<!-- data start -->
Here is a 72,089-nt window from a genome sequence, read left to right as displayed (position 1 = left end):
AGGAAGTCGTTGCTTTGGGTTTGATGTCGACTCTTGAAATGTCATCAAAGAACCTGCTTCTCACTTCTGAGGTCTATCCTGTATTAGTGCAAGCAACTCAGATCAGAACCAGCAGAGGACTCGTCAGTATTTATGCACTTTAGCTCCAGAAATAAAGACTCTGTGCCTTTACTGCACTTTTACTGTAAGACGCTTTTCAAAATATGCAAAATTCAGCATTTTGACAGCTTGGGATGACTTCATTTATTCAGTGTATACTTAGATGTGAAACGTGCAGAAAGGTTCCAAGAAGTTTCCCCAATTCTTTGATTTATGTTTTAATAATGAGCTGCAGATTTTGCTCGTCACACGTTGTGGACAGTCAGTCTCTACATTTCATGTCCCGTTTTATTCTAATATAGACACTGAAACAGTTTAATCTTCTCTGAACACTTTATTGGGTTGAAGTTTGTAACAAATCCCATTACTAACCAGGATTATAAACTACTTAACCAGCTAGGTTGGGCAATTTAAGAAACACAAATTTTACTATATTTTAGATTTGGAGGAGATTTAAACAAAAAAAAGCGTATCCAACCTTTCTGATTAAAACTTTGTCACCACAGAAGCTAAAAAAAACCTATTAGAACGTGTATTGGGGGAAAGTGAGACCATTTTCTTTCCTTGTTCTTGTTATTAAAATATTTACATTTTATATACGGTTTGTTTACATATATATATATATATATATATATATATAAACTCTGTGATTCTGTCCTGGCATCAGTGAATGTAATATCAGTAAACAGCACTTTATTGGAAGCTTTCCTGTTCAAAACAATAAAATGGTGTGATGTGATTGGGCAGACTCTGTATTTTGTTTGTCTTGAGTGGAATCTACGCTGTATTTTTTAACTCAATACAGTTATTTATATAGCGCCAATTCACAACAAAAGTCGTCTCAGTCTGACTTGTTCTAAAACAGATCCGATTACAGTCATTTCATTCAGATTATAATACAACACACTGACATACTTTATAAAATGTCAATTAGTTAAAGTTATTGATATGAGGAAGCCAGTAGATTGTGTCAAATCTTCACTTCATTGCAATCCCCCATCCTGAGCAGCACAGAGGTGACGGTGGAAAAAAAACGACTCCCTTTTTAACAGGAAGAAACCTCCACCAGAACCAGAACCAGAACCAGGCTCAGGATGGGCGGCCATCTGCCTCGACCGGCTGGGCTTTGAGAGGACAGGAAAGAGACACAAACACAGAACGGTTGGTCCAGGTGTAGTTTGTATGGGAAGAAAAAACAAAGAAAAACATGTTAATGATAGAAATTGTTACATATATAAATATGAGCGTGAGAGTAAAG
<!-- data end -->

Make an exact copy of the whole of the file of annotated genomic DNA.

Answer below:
Here is a 72,089-nt window from a genome sequence, read left to right as displayed (position 1 = left end):
AGGAAGTCGTTGCTTTGGGTTTGATGTCGACTCTTGAAATGTCATCAAAGAACCTGCTTCTCACTTCTGAGGTCTATCCTGTATTAGTGCAAGCAACTCAGATCAGAACCAGCAGAGGACTCGTCAGTATTTATGCACTTTAGCTCCAGAAATAAAGACTCTGTGCCTTTACTGCACTTTTACTGTAAGACGCTTTTCAAAATATGCAAAATTCAGCATTTTGACAGCTTGGGATGACTTCATTTATTCAGTGTATACTTAGATGTGAAACGTGCAGAAAGGTTCCAAGAAGTTTCCCCAATTCTTTGATTTATGTTTTAATAATGAGCTGCAGATTTTGCTCGTCACACGTTGTGGACAGTCAGTCTCTACATTTCATGTCCCGTTTTATTCTAATATAGACACTGAAACAGTTTAATCTTCTCTGAACACTTTATTGGGTTGAAGTTTGTAACAAATCCCATTACTAACCAGGATTATAAACTACTTAACCAGCTAGGTTGGGCAATTTAAGAAACACAAATTTTACTATATTTTAGATTTGGAGGAGATTTAAACAAAAAAAAGCGTATCCAACCTTTCTGATTAAAACTTTGTCACCACAGAAGCTAAAAAAAACCTATTAGAACGTGTATTGGGGGAAAGTGAGACCATTTTCTTTCCTTGTTCTTGTTATTAAAATATTTACATTTTATATACGGTTTGTTTACATATATATATATATATATATATATATATAAACTCTGTGATTCTGTCCTGGCATCAGTGAATGTAATATCAGTAAACAGCACTTTATTGGAAGCTTTCCTGTTCAAAACAATAAAATGGTGTGATGTGATTGGGCAGACTCTGTATTTTGTTTGTCTTGAGTGGAATCTACGCTGTATTTTTTAACTCAATACAGTTATTTATATAGCGCCAATTCACAACAAAAGTCGTCTCAGTCTGACTTGTTCTAAAACAGATCCGATTACAGTCATTTCATTCAGATTATAATACAACACACTGACATACTTTATAAAATGTCAATTAGTTAAAGTTATTGATATGAGGAAGCCAGTAGATTGTGTCAAATCTTCACTTCATTGCAATCCCCCATCCTGAGCAGCACAGAGGTGACGGTGGAAAAAAAACGACTCCCTTTTTAACAGGAAGAAACCTCCACCAGAACCAGAACCAGAACCAGGCTCAGGATGGGCGGCCATCTGCCTCGACCGGCTGGGCTTTGAGAGGACAGGAAAGAGACACAAACACAGAACGGTTGGTCCAGGTGTAGTTTGTATGGGAAGAAAAAACAAAGAAAAACATGTTAATGATAGAAATTGTTACATATATAAATATGAGCGTGAGAGTAAAG